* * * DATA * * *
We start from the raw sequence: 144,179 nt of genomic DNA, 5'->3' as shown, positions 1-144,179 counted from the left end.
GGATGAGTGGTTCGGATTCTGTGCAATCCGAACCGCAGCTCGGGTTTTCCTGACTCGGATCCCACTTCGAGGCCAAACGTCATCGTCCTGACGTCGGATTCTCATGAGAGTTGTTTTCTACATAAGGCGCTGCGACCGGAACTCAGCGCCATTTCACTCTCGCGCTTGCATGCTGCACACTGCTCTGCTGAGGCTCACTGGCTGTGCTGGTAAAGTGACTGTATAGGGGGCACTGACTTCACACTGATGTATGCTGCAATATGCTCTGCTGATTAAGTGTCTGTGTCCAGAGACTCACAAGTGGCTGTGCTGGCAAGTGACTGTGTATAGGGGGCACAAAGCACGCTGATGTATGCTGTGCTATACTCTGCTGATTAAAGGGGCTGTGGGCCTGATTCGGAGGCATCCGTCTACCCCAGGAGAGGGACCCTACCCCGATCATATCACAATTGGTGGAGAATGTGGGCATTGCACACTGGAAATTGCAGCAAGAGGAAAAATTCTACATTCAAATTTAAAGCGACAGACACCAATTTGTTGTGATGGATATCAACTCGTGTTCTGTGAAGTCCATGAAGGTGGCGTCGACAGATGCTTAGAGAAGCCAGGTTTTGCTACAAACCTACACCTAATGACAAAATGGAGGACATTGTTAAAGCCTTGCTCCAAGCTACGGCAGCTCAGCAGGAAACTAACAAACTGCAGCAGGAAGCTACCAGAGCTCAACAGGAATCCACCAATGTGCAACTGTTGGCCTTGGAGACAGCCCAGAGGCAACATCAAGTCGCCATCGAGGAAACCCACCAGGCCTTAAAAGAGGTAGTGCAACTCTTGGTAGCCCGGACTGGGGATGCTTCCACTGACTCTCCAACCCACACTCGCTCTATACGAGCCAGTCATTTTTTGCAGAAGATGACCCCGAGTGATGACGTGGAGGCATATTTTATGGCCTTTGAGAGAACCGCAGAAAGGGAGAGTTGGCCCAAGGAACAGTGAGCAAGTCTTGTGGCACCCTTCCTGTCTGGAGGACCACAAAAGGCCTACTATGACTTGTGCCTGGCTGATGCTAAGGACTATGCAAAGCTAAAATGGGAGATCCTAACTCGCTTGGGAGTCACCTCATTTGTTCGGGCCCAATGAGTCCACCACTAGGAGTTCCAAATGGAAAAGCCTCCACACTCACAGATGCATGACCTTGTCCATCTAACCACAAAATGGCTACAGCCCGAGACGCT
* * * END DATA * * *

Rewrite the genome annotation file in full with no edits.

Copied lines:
We start from the raw sequence: 144,179 nt of genomic DNA, 5'->3' as shown, positions 1-144,179 counted from the left end.
GGATGAGTGGTTCGGATTCTGTGCAATCCGAACCGCAGCTCGGGTTTTCCTGACTCGGATCCCACTTCGAGGCCAAACGTCATCGTCCTGACGTCGGATTCTCATGAGAGTTGTTTTCTACATAAGGCGCTGCGACCGGAACTCAGCGCCATTTCACTCTCGCGCTTGCATGCTGCACACTGCTCTGCTGAGGCTCACTGGCTGTGCTGGTAAAGTGACTGTATAGGGGGCACTGACTTCACACTGATGTATGCTGCAATATGCTCTGCTGATTAAGTGTCTGTGTCCAGAGACTCACAAGTGGCTGTGCTGGCAAGTGACTGTGTATAGGGGGCACAAAGCACGCTGATGTATGCTGTGCTATACTCTGCTGATTAAAGGGGCTGTGGGCCTGATTCGGAGGCATCCGTCTACCCCAGGAGAGGGACCCTACCCCGATCATATCACAATTGGTGGAGAATGTGGGCATTGCACACTGGAAATTGCAGCAAGAGGAAAAATTCTACATTCAAATTTAAAGCGACAGACACCAATTTGTTGTGATGGATATCAACTCGTGTTCTGTGAAGTCCATGAAGGTGGCGTCGACAGATGCTTAGAGAAGCCAGGTTTTGCTACAAACCTACACCTAATGACAAAATGGAGGACATTGTTAAAGCCTTGCTCCAAGCTACGGCAGCTCAGCAGGAAACTAACAAACTGCAGCAGGAAGCTACCAGAGCTCAACAGGAATCCACCAATGTGCAACTGTTGGCCTTGGAGACAGCCCAGAGGCAACATCAAGTCGCCATCGAGGAAACCCACCAGGCCTTAAAAGAGGTAGTGCAACTCTTGGTAGCCCGGACTGGGGATGCTTCCACTGACTCTCCAACCCACACTCGCTCTATACGAGCCAGTCATTTTTTGCAGAAGATGACCCCGAGTGATGACGTGGAGGCATATTTTATGGCCTTTGAGAGAACCGCAGAAAGGGAGAGTTGGCCCAAGGAACAGTGAGCAAGTCTTGTGGCACCCTTCCTGTCTGGAGGACCACAAAAGGCCTACTATGACTTGTGCCTGGCTGATGCTAAGGACTATGCAAAGCTAAAATGGGAGATCCTAACTCGCTTGGGAGTCACCTCATTTGTTCGGGCCCAATGAGTCCACCACTAGGAGTTCCAAATGGAAAAGCCTCCACACTCACAGATGCATGACCTTGTCCATCTAACCACAAAATGGCTACAGCCCGAGACGCT